Rationale for the Unified Concept

Since minority/low SES are historically underrepresented in biomedical research (especially genetic and clinical research) precision health research may primarily benefit those who are studied. In addition, new precision health discoveries likely be of high cost (because of limited market for a given product) and may not be accessible to many. There is thus concerns that unless precision health research is conceived, designed and implemented broadly these exciting new discoveries may further widen existing health disparity in the US and globally.

Because of the massive and often passive (i.e., collected without active control by researchers or participants) nature of data from diverse sources there are major scientific and statistical methodological issues that precision health research needs to overcome. Many of the required methods and tools are not well-developed. Methodologists from medicine, public health, molecular and social sciences need to collaborate to develop and apply appropriate methods for meaningful precision health discovery and impact.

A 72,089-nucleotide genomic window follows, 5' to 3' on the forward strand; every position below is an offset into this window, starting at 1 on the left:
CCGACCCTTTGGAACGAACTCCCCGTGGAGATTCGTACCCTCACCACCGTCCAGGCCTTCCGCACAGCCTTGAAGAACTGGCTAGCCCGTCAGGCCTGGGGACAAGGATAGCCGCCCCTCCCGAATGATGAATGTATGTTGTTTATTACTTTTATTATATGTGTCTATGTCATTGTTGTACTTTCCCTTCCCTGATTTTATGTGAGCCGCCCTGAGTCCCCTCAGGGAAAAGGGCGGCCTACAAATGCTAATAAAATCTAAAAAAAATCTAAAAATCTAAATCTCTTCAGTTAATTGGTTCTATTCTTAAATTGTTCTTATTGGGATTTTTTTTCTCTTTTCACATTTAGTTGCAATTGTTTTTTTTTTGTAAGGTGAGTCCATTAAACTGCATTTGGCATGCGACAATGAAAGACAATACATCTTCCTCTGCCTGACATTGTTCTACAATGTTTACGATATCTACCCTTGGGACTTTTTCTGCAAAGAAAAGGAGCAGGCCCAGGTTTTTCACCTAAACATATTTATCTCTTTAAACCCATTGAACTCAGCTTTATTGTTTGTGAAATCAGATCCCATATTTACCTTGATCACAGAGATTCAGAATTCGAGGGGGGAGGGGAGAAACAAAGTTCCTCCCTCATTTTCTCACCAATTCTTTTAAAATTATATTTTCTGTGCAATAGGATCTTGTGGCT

Integrating population and precision health concepts can help facilitate collaborations among diverse clinician, molecular and public health scientists, and the broader community and policy makers. 

Population Health and Precision Health are two independently-conceived domains of biomedical research with increasing convergence and complementary methods and goals. Population health research broadly aims to study determinants of health events/outcomes and promote health at a population level, while precision health is an emerging area that aims to address and promote health by measuring and targeting specific characteristics and/or biomarkers of specific individuals or population sub-group.